Installing a Linux system

This document aims at providing the main steps in installing a Linux system. When installing a specific Linux distribution, the documentation available on the distribution’s wiki often provides very detailed steps:

Booting a live media to a live system

The first steps of installing a Linux system consist in booting on a Linux system provided as a CD-ROM image (.iso file) or as a live USB key image. Such live media can also be created with tools such as:

Once booted using the live media, the keyboard layout needs to be configured:

# Enumerate the available console keymaps, provided by:
# * package kbd on Arch Linux
# * package console-data on Debian
ls /usr/share/kbd/keymaps/**/*.map.gz

# Load a French keymap using loadkeys from:
# * package kbd on Arch Linux
# * package kbd on Debian
loadkeys fr-latin9

For UEFI-based system, it is possible to verify that the live media has been booted in UEFI mode by enumerating the UEFI variables:

ls /sys/firmware/efi/efivars

Then, it is possible to configure the network interfaces. This greatly depends upon the network environment of the installed system. Here are some commands to perform this:

# Using DHCP
dhclient eth0

# Add an static IPv4 address for Ethernet interface eth0 and configure the DNS resolver
ip addr add dev eth0
ip route add default via
echo 'nameserver' >> /etc/resolv.conf

# Check the connectivity with GitHub
curl -v

# Enable time synchronization, on systemd-based distribution
timedatectl set-ntp true

Partitioning the disks

Once a live system is booted, the disks can be partitioned. There does not exist a generic configuration that works for every possible computer: some could use software RAID with much swap, others do not need swap at all, etc.

One major differences between systems is the way a system boot:

  • Legacy systems use BIOS with a MBR partition table. /boot can be split in its own partition but this is not mandatory.

  • Newer systems use UEFI with a GPT partition table. This requires a EFI system partition which is nowadays the /boot partition. Allocating 400 MB for such a partition should be more than enough.

When installing GRUB boot manager on a UEFI system, an other dedicated partition needs to be created. Allocating 200 MB to it should be enough.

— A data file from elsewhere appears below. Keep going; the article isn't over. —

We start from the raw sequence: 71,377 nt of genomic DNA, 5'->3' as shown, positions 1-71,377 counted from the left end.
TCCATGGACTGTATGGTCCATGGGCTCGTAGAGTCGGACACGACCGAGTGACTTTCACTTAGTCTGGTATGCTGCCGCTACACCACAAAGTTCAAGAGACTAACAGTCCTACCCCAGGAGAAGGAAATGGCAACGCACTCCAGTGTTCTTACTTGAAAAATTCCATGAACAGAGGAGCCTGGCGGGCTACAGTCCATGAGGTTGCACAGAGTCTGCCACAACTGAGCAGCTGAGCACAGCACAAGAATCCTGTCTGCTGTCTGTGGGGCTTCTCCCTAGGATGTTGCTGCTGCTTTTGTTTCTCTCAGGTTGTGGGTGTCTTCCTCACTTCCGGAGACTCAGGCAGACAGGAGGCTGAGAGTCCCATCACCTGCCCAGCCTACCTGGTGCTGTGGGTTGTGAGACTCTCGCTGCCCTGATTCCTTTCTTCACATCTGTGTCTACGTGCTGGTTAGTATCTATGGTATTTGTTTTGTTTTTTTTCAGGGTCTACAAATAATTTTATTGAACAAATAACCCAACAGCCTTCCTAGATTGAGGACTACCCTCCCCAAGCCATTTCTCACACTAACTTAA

Here are useful commands for this step:

# Enumerate the available disks and partitions
fdisk -l
ls -l /sys/class/block
ls -l /dev/disk/by-path

# Create partitions on /dev/sda in an interactive way
fdisk /dev/sda

# Format the EFI system partition as FAT32
mkfs.fat -F32 /dev/sda1

# Format a partition as ext4
mkfs.ext4 /dev/sda2

# Format a partition as Swap
mkswap /dev/sda2 && swapon /dev/sda2

# Create a RAID 1 (mirror) between two disks
mdadm --zero-superblock /dev/sda3
mdadm --zero-superblock /dev/sdb3
mdadm --create --verbose --level=1 --metadata=1.2 \
    --raid-devices=2 /dev/md0 /dev/sda3 /dev/sdb3
cat /proc/mdstat
mdadm --detail --scan >> /etc/mdadm.conf
mdadm --assemble --scan
# ... and add to kernel boot command line: root=/dev/md0 md=0,/dev/sda3,/dev/sdb3

# Create an encrypted LUKS partition
cryptsetup -v --cipher aes-xts-plain64 --key-size 512 luksFormat /dev/sda2
cryptsetup open /dev/sda2 system
mkfs.ext4 /dev/mapper/system

# Backup the LUKS header
cryptsetup luksDump /dev/sda2
# Optionally backup the encryption master key
dmsetup ls --target crypt
dmsetup table --showkeys system

# Rescan LVM partitions after a change has been made
# (Physical Volumes, Volume Groups and Logical Volumes)
vgchange --available y  # or: vgchange -ay
vgscan --mknodes

# Mount the partitions on /mnt
mount /dev/mapper/system /mnt
mount /dev/sda1 /mnt/boot

Some documentation:

Installing a base system

Once the disks are ready, bootstrapping a system is often achieved using one command specific to the distribution.

  • Arch Linux use pacstrap:

    pacstrap /mnt base
  • Debian-based system use debootstrap:

    debootstrap --arch amd64 stable /mnt

Once this is done, it is possible to chroot into the bootstrapped system. Before that, the special directories need to be bind-mounted to the live system:

mount --bind /dev /mnt/dev
mount --bind /proc /mnt/proc
mount --bind /sys /mnt/sys
chroot /mnt